The Vice-President of Nigeria, Professor Yemi Osinbajo has declared while representing Mr. President at the Annual Ministers Retreat in Abuja, that there was no provision for fuel subsidy in the revised 2020 budget.
This is coming as an obvious response to the outcry of Nigerians towards the sudden increase in the prices of petroleum products.
OgaCEO brings to you an excerpt of Professor Yemi Osinbajo’s position to that regard.
“Such that the benefit of lower prices at the time was passed on to consumers, this was welcomed by all and sundry. The effect of the deregulation is that pump prices of petrol will change with changes in global oil prices. This means quite regrettably that as fuel prices go higher, we could see some increases in pump price. This is what has happened now.”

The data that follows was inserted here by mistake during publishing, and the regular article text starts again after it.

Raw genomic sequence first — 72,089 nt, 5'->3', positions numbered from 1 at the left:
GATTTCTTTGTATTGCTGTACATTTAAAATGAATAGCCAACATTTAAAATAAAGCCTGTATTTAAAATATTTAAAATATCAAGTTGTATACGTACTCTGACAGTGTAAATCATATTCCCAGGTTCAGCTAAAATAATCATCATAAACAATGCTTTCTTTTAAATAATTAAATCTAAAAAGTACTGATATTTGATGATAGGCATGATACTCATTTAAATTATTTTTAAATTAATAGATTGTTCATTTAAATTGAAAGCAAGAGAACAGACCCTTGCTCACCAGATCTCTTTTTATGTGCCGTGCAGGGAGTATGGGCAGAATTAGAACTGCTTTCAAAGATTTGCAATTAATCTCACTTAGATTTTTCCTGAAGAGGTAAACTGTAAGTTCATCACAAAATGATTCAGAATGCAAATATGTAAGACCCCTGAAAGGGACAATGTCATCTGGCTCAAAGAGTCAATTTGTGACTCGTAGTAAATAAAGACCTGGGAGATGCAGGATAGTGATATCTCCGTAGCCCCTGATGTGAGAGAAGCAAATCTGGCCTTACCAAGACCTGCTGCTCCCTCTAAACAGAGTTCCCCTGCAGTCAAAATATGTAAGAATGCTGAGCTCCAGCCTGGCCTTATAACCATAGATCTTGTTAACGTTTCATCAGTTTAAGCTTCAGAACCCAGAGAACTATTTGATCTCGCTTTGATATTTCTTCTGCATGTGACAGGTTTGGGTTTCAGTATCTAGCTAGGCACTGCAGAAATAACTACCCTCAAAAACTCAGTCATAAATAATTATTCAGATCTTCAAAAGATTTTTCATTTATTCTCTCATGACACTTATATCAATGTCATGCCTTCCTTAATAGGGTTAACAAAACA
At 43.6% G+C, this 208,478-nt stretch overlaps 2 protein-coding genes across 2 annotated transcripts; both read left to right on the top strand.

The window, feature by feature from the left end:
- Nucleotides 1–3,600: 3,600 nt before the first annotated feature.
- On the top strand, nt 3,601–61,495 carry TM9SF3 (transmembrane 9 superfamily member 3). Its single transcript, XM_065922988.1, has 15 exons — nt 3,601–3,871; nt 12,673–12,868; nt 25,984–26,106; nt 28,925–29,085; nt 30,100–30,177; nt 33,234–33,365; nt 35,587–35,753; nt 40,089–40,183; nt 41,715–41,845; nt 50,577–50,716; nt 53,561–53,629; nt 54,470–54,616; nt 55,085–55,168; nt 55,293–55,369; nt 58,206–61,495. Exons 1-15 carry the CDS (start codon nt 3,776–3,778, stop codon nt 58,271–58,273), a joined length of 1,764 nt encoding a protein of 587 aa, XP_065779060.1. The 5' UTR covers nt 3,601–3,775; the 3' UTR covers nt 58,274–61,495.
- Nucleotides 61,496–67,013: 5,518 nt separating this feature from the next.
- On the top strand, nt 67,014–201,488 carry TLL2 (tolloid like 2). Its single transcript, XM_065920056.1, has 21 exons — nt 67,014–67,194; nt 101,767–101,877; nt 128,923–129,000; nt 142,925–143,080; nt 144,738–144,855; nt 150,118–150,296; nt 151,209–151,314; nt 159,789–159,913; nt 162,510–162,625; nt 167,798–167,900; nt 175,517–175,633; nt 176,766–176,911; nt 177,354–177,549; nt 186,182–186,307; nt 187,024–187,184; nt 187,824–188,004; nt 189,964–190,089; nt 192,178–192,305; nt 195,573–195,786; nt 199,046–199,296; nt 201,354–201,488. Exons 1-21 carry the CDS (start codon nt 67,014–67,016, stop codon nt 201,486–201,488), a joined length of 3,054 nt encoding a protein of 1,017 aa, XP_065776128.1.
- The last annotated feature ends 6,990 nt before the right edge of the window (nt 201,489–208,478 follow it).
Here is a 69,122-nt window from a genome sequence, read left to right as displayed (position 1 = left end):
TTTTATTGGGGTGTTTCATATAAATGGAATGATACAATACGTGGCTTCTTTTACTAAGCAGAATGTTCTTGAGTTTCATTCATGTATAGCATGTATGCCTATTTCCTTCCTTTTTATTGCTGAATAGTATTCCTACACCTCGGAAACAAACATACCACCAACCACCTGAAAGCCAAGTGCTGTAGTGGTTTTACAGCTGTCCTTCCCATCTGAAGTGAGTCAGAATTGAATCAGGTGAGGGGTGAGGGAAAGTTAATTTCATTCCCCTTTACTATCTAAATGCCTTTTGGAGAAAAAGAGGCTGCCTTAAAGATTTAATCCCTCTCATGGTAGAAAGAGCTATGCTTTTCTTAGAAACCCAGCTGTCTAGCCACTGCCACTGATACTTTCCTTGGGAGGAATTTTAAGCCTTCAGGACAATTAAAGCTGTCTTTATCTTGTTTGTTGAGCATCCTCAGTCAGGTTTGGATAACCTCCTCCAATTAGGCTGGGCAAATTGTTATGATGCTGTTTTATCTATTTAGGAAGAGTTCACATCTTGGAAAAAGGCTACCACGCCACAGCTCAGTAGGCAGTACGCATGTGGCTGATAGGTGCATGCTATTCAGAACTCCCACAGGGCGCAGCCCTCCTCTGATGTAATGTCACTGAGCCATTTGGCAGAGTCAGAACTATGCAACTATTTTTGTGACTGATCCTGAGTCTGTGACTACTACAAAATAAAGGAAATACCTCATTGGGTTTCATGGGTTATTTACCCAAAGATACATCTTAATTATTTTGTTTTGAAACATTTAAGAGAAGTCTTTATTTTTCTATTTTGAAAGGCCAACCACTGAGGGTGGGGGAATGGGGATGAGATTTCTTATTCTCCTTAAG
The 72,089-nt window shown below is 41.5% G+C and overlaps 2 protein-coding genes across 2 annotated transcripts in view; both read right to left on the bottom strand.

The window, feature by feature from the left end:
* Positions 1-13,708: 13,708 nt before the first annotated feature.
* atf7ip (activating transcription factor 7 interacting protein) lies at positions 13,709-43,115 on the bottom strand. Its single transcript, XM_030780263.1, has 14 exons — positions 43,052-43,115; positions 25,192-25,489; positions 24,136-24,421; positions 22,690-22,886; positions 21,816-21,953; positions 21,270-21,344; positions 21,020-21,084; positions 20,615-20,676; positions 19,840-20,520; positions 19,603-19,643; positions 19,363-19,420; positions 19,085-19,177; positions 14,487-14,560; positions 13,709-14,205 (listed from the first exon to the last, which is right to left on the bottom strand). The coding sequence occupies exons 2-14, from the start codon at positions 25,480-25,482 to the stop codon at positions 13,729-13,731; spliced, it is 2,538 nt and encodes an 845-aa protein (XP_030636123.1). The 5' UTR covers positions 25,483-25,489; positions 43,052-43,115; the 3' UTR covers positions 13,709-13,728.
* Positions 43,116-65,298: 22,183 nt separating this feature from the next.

“When global prices rose, it meant that the price of petrol locally will also go up. There are several negative consequences if government should even attempt to go back to the business of fixing or subsidizing petroleum prices (PMS prices). First of all, it will mean a return to the costly subsidy regime.”
“Today have we have heard, we have sixty percent (60%) less revenue. We simply cannot afford the cost. The second danger is the potential return of fuel queues; which has thankfully become a thing of the past. Nigerians no longer have to endure long queues just to buy petrol often at highly inflated prices. Also, as I hinted earlier, there is no provision for fuel subsidy in the revised 2020 budget; simply because we are not able to afford such a cost, if reasonable provisions must be made for health, education and other social services. We simply cannot sustain petroleum subsidies.”
“Nevertheless, I want to assure our compatriots that the government is extremely mindful of the pains that higher prices may mean at this time. And we do not take the sacrifices that all Nigerians have had to make for granted.”